Here's a post I contributed to a discussion about Halal meat on beliefnet
Doesn't the Koran say that it is permissible to eat Haram food when that is the only way to avoid starving? This may be a bit of a stretch, but it seems to me that when you eat Haram food believing it to be Halal you're eating of the food is unavoidable, in much the same sense. If you believe that eating Halal is an essential part of your spiritual path, I think you need to be reasonably rigorous in making sure that the food really is Halal. The Medieval Christian writers spoke of seven virtues, one of which is Prudence (i.e. careful practical intelligence.) If you've got good evidence that a particular food item is not Halal, you have a moral obligation to use your common sense and wisdom to weigh that evidence carefully. But there has to be an outside limit as to how much time you should spend doing that kind of research. We also have other obligations as a citizen, husband, father etc. that should not be compromised by compulsive attempts at certainty. I think this is pretty much Abdullah's point. Nice to see we finally agree about something.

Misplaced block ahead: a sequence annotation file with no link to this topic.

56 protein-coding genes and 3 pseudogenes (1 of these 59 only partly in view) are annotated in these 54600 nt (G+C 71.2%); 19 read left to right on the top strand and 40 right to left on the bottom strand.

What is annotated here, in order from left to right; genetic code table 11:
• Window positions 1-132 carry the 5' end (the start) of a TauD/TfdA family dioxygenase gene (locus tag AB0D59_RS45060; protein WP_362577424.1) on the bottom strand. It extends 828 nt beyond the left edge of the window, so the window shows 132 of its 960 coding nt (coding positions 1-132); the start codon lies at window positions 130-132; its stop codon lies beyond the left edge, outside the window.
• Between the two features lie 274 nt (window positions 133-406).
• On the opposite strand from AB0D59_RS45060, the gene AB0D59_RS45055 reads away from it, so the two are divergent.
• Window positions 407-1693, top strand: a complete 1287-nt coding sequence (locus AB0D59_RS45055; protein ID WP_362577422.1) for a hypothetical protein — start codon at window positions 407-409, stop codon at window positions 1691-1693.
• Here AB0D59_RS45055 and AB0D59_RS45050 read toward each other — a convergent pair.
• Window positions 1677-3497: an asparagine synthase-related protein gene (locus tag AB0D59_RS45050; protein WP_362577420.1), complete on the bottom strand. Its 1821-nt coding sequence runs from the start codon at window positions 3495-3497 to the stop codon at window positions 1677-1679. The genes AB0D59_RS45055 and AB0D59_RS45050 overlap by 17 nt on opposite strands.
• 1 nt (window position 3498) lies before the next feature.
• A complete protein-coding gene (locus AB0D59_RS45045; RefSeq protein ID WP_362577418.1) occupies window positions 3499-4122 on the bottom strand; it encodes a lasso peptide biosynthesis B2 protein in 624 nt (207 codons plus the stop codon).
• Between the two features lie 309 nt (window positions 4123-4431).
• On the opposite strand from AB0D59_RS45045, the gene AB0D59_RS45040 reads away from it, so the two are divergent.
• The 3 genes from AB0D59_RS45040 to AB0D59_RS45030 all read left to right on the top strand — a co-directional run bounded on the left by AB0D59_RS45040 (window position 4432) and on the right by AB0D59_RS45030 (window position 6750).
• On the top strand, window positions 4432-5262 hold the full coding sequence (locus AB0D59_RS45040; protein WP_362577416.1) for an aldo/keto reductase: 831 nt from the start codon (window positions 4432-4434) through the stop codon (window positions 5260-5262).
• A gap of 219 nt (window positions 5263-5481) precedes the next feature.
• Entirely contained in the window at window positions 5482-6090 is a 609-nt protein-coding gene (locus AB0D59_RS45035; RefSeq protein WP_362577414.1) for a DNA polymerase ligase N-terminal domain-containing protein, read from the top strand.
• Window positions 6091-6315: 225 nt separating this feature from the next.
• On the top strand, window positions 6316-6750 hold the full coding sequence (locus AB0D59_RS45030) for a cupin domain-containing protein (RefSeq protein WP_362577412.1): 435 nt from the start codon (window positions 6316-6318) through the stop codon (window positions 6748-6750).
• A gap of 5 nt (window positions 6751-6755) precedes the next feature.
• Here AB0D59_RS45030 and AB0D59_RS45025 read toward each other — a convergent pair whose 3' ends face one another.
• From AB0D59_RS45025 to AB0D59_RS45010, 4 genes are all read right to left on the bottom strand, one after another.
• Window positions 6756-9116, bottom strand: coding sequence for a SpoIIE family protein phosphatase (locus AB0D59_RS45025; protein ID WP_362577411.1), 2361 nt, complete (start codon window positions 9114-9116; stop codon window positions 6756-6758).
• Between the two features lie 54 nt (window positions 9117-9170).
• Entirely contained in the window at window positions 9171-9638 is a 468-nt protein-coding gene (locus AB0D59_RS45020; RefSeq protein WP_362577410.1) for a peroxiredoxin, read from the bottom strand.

My spiritual path is Vajrayana Buddhism and we are given many different kinds of spiritual practices to choose from. We have teachers who are celibate monks who don't drink alcohol, and "House holder" Yogis who raise families, drink and otherwise remain part of the world. But everyone agrees that if you make a commitment to a spiritual practice, you should take it seriously and follow it to the letter. I salute all Muslims who have the self-discipline to choose and follow through the most rigorous aspects of Islamic practice.
We Vajrayana Buddhists, are however, fairly lax about whether or not our practices come from "false" prophets. We believe that sincere and pious devotion to a "false" prophet is better than a twisted misinterpretation of any "true" prophet. We have a story about a Tibetan Merchant whose mother asked him to bring back a relic of the Buddha's from India. He forgot to bring the relic, so he found a dogs tooth in a skull by the road, wrapped it in a silk scarf and told his mother it was one of the Buddhas teeth. She was delighted,and she and her friends prayed to it every day. Eventually the tooth began to radiate a powerful spiritual light. The point of this story is it was the faith and motivation focused on it that made the tooth holy, not it's history of belonging to Buddha or a dog. I think that this is equally true of dietary practices followed by many religions, and I have no doubt that many Muslims have benefited from the devotion required to follow the rules of Halal.